• robt says:

          General price increases are a symptom of inflation, they are not the cause of inflation. The government printing money to pay off citizens’ debt is pure inflation, which would inevitably result in general price increases. The government just printing money results in hyperinflationary outcomes such as Zimbabwe or Venezuela, no matter how the new money is spent.
          The resultant effect is that of moral hazard: if people have their debt paid off for them, their irresponsible management of debt will find them quickly in debt again while responsible individuals will have their savings destroyed by the effects of inflation.
          The only remedies for unmanageable debt are default/bankruptcy and hopefully lessons learned, or the sacrifice of present spending to pay off past spending.

        • Curious Cat says:

          Don’t know who said this – some guy a lot smarter than me. “Capitalism without bankruptcy is like Christianity without hell.”

      • jl says:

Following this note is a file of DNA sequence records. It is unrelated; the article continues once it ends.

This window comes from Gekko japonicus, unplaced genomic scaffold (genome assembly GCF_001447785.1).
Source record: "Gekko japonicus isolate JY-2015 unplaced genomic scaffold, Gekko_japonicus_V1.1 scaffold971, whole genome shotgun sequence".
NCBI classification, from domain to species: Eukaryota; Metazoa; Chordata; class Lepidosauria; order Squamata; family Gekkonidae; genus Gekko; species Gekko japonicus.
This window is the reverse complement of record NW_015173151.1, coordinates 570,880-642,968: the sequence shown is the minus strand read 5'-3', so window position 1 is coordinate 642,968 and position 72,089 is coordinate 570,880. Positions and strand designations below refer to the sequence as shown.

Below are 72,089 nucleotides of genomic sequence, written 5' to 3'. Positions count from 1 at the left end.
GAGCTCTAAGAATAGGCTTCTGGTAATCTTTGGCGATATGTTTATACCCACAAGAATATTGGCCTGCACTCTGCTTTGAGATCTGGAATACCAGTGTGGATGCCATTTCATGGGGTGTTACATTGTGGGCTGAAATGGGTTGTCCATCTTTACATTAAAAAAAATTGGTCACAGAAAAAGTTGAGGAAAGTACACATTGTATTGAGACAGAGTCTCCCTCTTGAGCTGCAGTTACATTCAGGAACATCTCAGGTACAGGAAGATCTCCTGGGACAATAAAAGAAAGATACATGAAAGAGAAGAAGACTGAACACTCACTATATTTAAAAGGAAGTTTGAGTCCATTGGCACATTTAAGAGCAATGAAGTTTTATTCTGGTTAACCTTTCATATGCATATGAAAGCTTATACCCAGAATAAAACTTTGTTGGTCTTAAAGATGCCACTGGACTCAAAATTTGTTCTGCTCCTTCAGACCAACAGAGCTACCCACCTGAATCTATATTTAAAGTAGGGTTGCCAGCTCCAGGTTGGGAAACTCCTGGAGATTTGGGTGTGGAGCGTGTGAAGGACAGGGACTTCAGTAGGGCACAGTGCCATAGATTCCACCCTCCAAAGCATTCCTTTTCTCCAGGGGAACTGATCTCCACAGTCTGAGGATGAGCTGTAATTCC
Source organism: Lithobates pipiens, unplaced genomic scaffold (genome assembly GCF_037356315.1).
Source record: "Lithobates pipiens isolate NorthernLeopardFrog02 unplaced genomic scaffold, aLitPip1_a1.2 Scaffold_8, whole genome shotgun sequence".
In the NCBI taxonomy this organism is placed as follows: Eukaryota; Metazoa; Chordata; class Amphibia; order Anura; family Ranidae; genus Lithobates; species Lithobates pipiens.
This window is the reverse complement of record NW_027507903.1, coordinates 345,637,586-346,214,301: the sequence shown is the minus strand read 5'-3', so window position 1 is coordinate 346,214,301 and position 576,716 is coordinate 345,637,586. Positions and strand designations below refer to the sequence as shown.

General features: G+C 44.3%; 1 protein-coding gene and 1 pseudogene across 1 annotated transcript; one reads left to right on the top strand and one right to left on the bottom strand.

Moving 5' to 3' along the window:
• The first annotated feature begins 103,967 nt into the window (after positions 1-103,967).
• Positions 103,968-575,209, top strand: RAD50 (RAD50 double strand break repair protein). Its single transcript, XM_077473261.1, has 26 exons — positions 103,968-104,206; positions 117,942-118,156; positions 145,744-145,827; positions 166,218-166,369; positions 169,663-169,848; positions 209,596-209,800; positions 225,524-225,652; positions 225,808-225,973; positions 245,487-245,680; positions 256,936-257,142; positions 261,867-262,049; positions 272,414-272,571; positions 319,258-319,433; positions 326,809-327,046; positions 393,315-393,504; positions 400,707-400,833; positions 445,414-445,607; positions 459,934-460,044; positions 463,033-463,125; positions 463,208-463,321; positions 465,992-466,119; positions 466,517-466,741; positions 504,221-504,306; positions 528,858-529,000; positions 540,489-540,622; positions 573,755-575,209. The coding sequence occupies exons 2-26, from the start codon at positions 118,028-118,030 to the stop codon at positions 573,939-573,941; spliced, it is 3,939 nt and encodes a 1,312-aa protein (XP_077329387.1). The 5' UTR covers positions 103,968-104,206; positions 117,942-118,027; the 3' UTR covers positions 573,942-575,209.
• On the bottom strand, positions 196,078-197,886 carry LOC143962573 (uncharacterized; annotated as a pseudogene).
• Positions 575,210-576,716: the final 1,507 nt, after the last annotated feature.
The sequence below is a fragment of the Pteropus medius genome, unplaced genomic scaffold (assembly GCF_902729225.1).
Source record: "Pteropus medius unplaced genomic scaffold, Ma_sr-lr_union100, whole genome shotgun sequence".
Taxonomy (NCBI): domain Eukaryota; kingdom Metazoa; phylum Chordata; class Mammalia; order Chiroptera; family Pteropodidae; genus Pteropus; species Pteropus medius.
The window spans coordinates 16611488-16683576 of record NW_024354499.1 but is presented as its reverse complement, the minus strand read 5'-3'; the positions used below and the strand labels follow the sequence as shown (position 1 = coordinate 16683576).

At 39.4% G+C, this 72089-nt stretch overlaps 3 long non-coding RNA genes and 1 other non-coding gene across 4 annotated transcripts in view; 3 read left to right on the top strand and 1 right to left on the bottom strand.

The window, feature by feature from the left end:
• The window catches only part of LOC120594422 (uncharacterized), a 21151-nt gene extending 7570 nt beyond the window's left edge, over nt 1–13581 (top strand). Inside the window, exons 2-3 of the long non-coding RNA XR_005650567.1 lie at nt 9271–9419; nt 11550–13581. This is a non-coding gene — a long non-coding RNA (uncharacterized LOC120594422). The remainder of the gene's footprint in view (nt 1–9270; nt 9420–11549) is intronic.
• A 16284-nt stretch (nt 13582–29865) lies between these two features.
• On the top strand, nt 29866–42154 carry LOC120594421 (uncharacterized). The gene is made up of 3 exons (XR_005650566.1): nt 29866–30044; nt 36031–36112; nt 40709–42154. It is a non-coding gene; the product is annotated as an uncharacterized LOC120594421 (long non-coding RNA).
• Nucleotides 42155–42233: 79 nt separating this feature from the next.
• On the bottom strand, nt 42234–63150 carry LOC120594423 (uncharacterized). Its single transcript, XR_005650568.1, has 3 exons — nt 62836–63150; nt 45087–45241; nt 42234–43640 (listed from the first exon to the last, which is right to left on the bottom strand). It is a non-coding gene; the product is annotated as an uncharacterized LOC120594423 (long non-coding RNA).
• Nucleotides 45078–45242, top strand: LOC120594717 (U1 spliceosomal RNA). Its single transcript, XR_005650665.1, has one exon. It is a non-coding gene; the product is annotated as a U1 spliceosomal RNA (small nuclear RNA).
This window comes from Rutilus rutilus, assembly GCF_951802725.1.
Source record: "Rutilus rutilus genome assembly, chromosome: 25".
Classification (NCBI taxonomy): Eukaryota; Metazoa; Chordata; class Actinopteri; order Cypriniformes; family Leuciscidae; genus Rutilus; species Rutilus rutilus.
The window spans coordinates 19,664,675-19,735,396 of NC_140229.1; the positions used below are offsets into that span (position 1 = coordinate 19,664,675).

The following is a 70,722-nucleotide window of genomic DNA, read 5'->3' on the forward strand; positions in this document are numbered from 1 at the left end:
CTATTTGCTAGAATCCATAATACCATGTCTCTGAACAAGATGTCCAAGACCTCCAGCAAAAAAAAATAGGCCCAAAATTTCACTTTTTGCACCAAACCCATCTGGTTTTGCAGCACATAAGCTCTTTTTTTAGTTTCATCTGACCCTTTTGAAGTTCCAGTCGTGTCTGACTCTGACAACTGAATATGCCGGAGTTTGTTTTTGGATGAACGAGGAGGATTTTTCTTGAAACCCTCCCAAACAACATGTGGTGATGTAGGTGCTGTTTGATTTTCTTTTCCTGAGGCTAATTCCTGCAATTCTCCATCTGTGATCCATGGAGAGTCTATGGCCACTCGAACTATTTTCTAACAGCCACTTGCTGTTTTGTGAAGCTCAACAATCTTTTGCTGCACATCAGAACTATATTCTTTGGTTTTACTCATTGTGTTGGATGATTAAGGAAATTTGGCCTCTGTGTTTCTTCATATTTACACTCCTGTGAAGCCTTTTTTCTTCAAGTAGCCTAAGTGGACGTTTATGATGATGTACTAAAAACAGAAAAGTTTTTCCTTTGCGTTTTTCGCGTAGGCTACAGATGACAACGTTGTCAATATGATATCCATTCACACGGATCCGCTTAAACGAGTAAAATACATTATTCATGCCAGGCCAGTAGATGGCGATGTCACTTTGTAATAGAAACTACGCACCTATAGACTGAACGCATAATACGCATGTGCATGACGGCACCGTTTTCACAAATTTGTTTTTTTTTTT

CBs have Balance Sheets. With QE, newly created monetary base is registered on the Liability side of BS and the Treasury (or else) on the Asset side. Helicopter Money as you describe it creates an instantaneous loss on the CB: So either to make the Loss back Taxes will be raised one way or the other or the Loss will remain and very quickly CB Insolvency would quickly become a point of focus ! (they are insolvent already but nobody does focus on it). As such the Liability side would shrink a lot (aren’t we then close from the definition of Hyperinflation ?) and the Asset side too which is a crash of Financial Assets prices (starting with Govies…)

      • Dr. Bob says:

        The Guardian has published an article that “If the super-rich actually paid what they owe in taxes, the US would have loads more money available for public services”. “Perhaps one of the best solutions is also one of the oldest and simplest ideas: everyone should be guaranteed a small income, free from conditions.”

        • nhz says: